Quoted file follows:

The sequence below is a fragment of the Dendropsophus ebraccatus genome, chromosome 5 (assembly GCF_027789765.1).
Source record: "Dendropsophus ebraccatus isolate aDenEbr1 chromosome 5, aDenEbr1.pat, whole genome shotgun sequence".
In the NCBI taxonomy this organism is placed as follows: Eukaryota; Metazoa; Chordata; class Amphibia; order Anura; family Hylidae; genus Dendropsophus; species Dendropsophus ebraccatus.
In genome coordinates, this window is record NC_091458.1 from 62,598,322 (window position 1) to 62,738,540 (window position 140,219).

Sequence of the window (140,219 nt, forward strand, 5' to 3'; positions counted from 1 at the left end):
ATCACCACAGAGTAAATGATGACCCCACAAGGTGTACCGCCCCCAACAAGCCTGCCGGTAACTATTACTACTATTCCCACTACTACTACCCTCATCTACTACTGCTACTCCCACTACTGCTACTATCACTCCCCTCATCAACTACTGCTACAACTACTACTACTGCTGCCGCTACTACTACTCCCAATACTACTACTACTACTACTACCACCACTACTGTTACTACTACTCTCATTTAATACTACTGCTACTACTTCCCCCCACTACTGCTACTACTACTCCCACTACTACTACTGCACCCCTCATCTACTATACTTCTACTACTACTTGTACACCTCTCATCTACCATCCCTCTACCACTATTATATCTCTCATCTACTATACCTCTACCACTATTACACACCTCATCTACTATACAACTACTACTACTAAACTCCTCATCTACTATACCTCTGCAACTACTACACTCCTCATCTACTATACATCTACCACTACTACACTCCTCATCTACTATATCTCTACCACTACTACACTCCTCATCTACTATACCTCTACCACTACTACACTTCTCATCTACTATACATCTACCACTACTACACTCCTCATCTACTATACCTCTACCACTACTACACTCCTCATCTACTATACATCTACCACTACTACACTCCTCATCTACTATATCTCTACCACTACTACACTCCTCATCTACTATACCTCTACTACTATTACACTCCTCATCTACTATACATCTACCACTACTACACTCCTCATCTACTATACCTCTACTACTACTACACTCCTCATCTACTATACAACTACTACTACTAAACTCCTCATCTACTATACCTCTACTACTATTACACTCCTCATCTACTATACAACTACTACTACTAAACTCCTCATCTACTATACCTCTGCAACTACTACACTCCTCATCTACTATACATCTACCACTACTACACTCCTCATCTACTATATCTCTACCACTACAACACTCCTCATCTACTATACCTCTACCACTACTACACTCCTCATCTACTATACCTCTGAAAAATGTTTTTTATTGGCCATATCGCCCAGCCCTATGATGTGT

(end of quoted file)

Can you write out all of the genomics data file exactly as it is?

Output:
The sequence below is a fragment of the Dendropsophus ebraccatus genome, chromosome 5 (assembly GCF_027789765.1).
Source record: "Dendropsophus ebraccatus isolate aDenEbr1 chromosome 5, aDenEbr1.pat, whole genome shotgun sequence".
In the NCBI taxonomy this organism is placed as follows: Eukaryota; Metazoa; Chordata; class Amphibia; order Anura; family Hylidae; genus Dendropsophus; species Dendropsophus ebraccatus.
In genome coordinates, this window is record NC_091458.1 from 62,598,322 (window position 1) to 62,738,540 (window position 140,219).

Sequence of the window (140,219 nt, forward strand, 5' to 3'; positions counted from 1 at the left end):
ATCACCACAGAGTAAATGATGACCCCACAAGGTGTACCGCCCCCAACAAGCCTGCCGGTAACTATTACTACTATTCCCACTACTACTACCCTCATCTACTACTGCTACTCCCACTACTGCTACTATCACTCCCCTCATCAACTACTGCTACAACTACTACTACTGCTGCCGCTACTACTACTCCCAATACTACTACTACTACTACTACCACCACTACTGTTACTACTACTCTCATTTAATACTACTGCTACTACTTCCCCCCACTACTGCTACTACTACTCCCACTACTACTACTGCACCCCTCATCTACTATACTTCTACTACTACTTGTACACCTCTCATCTACCATCCCTCTACCACTATTATATCTCTCATCTACTATACCTCTACCACTATTACACACCTCATCTACTATACAACTACTACTACTAAACTCCTCATCTACTATACCTCTGCAACTACTACACTCCTCATCTACTATACATCTACCACTACTACACTCCTCATCTACTATATCTCTACCACTACTACACTCCTCATCTACTATACCTCTACCACTACTACACTTCTCATCTACTATACATCTACCACTACTACACTCCTCATCTACTATACCTCTACCACTACTACACTCCTCATCTACTATACATCTACCACTACTACACTCCTCATCTACTATATCTCTACCACTACTACACTCCTCATCTACTATACCTCTACTACTATTACACTCCTCATCTACTATACATCTACCACTACTACACTCCTCATCTACTATACCTCTACTACTACTACACTCCTCATCTACTATACAACTACTACTACTAAACTCCTCATCTACTATACCTCTACTACTATTACACTCCTCATCTACTATACAACTACTACTACTAAACTCCTCATCTACTATACCTCTGCAACTACTACACTCCTCATCTACTATACATCTACCACTACTACACTCCTCATCTACTATATCTCTACCACTACAACACTCCTCATCTACTATACCTCTACCACTACTACACTCCTCATCTACTATACCTCTGAAAAATGTTTTTTATTGGCCATATCGCCCAGCCCTATGATGTGT